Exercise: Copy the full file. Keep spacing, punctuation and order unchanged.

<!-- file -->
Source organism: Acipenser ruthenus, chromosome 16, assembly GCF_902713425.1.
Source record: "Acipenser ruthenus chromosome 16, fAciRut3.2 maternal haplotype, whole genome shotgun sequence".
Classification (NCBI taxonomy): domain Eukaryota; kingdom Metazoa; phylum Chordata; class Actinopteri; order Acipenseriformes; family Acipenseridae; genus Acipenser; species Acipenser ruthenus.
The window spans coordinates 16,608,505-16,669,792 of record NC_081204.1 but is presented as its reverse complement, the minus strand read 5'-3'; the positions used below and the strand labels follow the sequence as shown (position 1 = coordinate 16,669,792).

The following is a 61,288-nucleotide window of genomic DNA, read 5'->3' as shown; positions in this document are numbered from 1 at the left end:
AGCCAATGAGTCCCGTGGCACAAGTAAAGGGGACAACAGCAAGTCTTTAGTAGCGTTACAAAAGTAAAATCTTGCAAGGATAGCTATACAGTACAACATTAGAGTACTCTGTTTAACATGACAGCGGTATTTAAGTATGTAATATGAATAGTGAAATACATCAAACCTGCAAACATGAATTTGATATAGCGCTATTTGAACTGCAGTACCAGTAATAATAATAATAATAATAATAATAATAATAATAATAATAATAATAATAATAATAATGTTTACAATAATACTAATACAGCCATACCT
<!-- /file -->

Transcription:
Source organism: Acipenser ruthenus, chromosome 16, assembly GCF_902713425.1.
Source record: "Acipenser ruthenus chromosome 16, fAciRut3.2 maternal haplotype, whole genome shotgun sequence".
Classification (NCBI taxonomy): domain Eukaryota; kingdom Metazoa; phylum Chordata; class Actinopteri; order Acipenseriformes; family Acipenseridae; genus Acipenser; species Acipenser ruthenus.
The window spans coordinates 16,608,505-16,669,792 of record NC_081204.1 but is presented as its reverse complement, the minus strand read 5'-3'; the positions used below and the strand labels follow the sequence as shown (position 1 = coordinate 16,669,792).

The following is a 61,288-nucleotide window of genomic DNA, read 5'->3' as shown; positions in this document are numbered from 1 at the left end:
AGCCAATGAGTCCCGTGGCACAAGTAAAGGGGACAACAGCAAGTCTTTAGTAGCGTTACAAAAGTAAAATCTTGCAAGGATAGCTATACAGTACAACATTAGAGTACTCTGTTTAACATGACAGCGGTATTTAAGTATGTAATATGAATAGTGAAATACATCAAACCTGCAAACATGAATTTGATATAGCGCTATTTGAACTGCAGTACCAGTAATAATAATAATAATAATAATAATAATAATAATAATAATAATAATAATAATAATAATGTTTACAATAATACTAATACAGCCATACCT